Women pilots speak to NYC Girl Scouts
By 1st Lt. Sybil Taunton, U.S. Air Force Expeditionary Center
/ Published March 28, 2012
JOINT BASE McGUIRE-DIX-LAKEHURST, N.J. --
In honor of Women's History Month, Col. Kimberly Corcoran, U.S. Air Force Expeditionary Center vice commander, took part in a panel discussion about women aviators at the Intrepid Sea, Air and Space Museum in New York City, March 24.
The panel included four female pilots from various aviation backgrounds and was geared toward educating and inspiring Girl Scouts from the local area.
"March has historically been our annual 'Salute to Women' month, so what better fit can we ask for?" said Eric Boehm, Curator, Aviation and Aircraft Restoration Intrepid Sea, Air and Space Museum. "We like to showcase what we call, 'the humanity behind the hardware.' Most museums are great for going to see objects but we have a unique opportunity to highlight the people that used some of our objects."
The panel members were Bernice "Bee" Falk Haydu, a former Women's Airforce Service Pilot during World War II; Rear Adm. Wendi Carpenter, president of the State University of New York Maritime College and the Navy's first female aviator promoted to the rank of Rear Admiral; Leslie Watkins, a Jet Blue pilot and the first woman simulator instructor for the airline qualified to certify student pilots; and Col. Corcoran, EC vice commander and command pilot with more than 4,600 flying hours in various aircraft.
"Speaking events like this give me an opportunity to give back to the community by sharing my experiences," said Corcoran. "The majority of them seldom have an opportunity to speak to service members. Perhaps taking this time will open many of them to the opportunities that service provides, or at least provide insight into what we do."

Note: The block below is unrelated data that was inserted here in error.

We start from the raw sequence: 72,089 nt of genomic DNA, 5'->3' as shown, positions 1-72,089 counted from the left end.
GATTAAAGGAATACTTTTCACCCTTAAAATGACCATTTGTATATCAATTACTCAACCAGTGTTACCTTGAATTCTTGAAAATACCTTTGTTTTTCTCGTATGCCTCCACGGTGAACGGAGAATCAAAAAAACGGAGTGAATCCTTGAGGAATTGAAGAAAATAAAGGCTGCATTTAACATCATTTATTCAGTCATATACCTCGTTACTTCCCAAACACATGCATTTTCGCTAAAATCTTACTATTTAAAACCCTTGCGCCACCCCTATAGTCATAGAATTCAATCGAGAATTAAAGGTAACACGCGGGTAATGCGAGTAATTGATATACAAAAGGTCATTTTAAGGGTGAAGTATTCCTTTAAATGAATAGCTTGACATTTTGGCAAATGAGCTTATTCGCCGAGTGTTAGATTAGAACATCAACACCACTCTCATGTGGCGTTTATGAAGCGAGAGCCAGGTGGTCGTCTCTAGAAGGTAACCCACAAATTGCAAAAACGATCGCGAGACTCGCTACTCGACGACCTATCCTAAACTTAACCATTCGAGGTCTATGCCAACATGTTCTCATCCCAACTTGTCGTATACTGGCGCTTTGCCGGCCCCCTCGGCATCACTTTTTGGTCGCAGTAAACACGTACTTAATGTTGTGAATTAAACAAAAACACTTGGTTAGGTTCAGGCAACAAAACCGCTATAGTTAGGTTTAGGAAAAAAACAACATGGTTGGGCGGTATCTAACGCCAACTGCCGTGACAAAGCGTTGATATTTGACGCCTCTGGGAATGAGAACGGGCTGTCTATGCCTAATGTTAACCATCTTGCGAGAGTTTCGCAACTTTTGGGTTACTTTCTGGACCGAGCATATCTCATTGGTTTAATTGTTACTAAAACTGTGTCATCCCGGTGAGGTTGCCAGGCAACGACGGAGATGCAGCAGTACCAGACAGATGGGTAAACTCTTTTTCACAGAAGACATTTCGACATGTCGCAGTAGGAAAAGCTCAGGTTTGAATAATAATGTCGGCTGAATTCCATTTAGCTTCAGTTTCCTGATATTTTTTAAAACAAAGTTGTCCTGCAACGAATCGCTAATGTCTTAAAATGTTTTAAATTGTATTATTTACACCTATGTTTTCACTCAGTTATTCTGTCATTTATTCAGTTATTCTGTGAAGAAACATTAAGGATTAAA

After brief introductions, the panel members were given time to talk about their experiences as pilots. Bee Haydu, whose service uniform is now on display at the Smithsonian Air and Space Museum, offered insight into the life of a WASP including the challenges her and other women pilots faced during WWII and their fight to be recognized as veterans. Though Haydu and other WASPs began serving as ferry and instructor pilots in 1944, they were not officially recognized as WWII veterans until President Jimmy Carter signed a bill into law in 1977.
Carpenter and Corcoran discussed their challenges as women in predominately male flying units. Topics ranged from training and leadership to the lack of women's restrooms during the earlier parts of their careers, giving the audience perspective on the kinds of adverse struggles women have faced along the road to becoming successful aviators.
"The panel was multi-generational. We had Bee Haydu who was a WASP during WWII. She described difficulties and roadblocks that the others could hardly imagine. Col. Corcoran and Rear Adm. Carpenter represent the first generation that truly benefitted from the ground breaking work of Bee and her cohorts," said Boehm.
Boehm also commented that Watkins added balance to the event and exemplified the nature of our society where young women can balance a successful career, motherhood and a family life. Watkins discussed her career as a commercial pilot and the support she received after becoming the first female to achieve the status of Simulator Check Airman for Jet Blue.
"I would really like to thank these women for paving the way for me, and for all of you," said Watkins.
After the panel portion of the event, the Girl Scouts were given the opportunity to talk to each of the pilots one-on-one, where they able to ask more questions and learn more about aviation.
"I think the Girl Scouts went home with the reinforcing message, 'I can do anything I put my mind to'," said Boehm.